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United States v. Gurgiolo

argued: January 9, 1990.

UNITED STATES OF AMERICA
v.
DALE R. GURGIOLO, APPELLANT



On appeal from the United States District Court for the Western District of Pennsylvania; D.C. Crim. No. 89-00023.

Gibbons, Chief Judge, Scirica, Circuit Judge, Waldman,*fn* District Judge.

Author: Gibbons

Opinion OF THE COURT

GIBBONS, Chief Judge:

Dale R. Gurgiolo appeals from a judgment of sentence entered by the District Court of the Western District of Pennsylvania on July 11, 1989. The district court sentenced Gurgiolo to seven and a half years imprisonment on four counts of federal drugs violations, to which he had pleaded guilty. Gurgiolo now challenges this sentence on the grounds the district court misconstrued the Federal Sentencing Guidelines when it calculated the base offense level attributable to Schedule III substances. The government cross-appeals, arguing that the court miscalculated the weight of the Schedule II substances involved in Gurgiolo's offenses. We will reverse the district court's judgment of sentence on both grounds.*fn1

I.

According to the scheme established by the Federal Sentencing Guidelines, a criminal defendant's sentence depends on two factors. The first factor is the "offense level," a numerical value ranging from 1 to 43 that corresponds to the severity of the crime. See United States Sentencing Comm'n, Federal Sentencing Guidelines Manual §§ 1B1.1, 2A1.1-2X5.1. To calculate this offense level, one starts by looking to the Guidelines, which assign a "base offense level" to all federal crimes. For example, the Guidelines assign a base offense level of 43 to first degree murder, whereas the base offense level for trespass is 4. See id. This value may then be adjusted upwards or downwards in light of certain mitigating or aggravating factors, such as the extent to which the defendant accepts responsibility (a mitigating factor), or whether the defendant obstructed justice in the course of the proceedings against him (an aggravating factor). See id. at §§ 3A1.1-3E1.1.1. The second major factor upon which a defendant's sentence depends is his "criminal history category." See id. at § 4A1.1-4B1.3. There are six such categories. The lengthier the criminal history, the higher the category into which the defendant is placed.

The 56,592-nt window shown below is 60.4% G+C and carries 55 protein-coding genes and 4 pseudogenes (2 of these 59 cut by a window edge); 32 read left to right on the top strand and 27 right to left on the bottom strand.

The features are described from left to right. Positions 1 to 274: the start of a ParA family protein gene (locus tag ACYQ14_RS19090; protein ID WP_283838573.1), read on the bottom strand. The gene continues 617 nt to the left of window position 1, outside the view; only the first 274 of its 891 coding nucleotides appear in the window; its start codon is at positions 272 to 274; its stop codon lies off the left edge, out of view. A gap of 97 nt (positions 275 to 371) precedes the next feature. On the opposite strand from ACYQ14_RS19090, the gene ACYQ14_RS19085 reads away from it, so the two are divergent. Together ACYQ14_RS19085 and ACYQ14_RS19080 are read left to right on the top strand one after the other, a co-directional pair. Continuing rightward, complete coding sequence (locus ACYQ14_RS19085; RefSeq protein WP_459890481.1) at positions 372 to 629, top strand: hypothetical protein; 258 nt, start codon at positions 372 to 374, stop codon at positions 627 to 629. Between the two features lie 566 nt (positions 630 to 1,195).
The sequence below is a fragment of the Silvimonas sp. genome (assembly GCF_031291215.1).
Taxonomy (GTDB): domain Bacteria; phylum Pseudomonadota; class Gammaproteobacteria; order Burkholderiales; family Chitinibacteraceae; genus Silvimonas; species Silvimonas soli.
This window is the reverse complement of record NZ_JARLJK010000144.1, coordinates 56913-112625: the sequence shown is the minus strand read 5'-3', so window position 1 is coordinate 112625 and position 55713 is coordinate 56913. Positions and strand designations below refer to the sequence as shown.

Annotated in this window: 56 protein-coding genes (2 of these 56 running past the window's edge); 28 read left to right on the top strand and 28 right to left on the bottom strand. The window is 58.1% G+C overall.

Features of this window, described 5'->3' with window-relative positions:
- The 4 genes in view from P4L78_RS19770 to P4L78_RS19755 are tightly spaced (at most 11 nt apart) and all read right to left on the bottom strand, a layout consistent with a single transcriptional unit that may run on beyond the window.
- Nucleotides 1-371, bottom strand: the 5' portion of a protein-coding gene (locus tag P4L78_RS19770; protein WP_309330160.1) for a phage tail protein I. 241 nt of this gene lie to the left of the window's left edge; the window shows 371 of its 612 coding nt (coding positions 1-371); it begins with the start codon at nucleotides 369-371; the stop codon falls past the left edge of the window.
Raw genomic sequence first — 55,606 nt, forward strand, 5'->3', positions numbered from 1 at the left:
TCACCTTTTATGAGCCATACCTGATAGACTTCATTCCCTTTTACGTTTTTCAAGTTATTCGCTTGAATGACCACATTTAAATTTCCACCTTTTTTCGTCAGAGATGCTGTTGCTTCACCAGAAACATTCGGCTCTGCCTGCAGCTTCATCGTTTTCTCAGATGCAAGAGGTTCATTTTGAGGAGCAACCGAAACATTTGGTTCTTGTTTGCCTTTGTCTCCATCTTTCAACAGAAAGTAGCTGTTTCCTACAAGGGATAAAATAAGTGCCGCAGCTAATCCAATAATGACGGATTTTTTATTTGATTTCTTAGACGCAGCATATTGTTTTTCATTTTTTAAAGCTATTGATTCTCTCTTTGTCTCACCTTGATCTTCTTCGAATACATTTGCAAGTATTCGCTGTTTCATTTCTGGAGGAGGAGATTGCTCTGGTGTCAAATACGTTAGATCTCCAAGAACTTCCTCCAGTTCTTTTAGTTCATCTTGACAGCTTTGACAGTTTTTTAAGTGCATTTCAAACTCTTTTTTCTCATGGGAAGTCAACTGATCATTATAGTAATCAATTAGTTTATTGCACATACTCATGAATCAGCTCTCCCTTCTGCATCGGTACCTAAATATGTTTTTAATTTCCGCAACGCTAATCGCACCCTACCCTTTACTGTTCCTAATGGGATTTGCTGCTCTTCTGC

Once these two factors are calculated, the defendant's sentence may then be determined by referring to a chart in the Guidelines entitled the "Sentencing Table." This chart cross-tabulates the defendant's offense level against his criminal history category, and yields a range of months for which the defendant may be imprisoned. See Id. at § 5.2. For example, if a defendant's offense level is 17 and his criminal history category is III, the Sentencing Table dictates a prison sentence of 30 to 37 months. Id.

This methodology becomes more complicated when the offense involves illegal drugs. This wrinkle arises because the severity of a particular drug-related crime, and hence its appropriate numerical offense level, depends not just on the general nature of the crime, but on the quantity and type of drug involved in the particular offense. To solve this problem, the Guidelines provide "Drug Quantity Tables" that set forth base offense levels for drug violations according to the type and weight of certain drugs. See id. at § 2D1.1. Under these tables, the base offense level rises in direct relation to the weight and seriousness of the drug. For example, a crime involving between 40 and 60 grams of heroin is given a base level of 20, whereas a crime involving from 60 to 80 grams of heroin is given a base level of 22, and so on.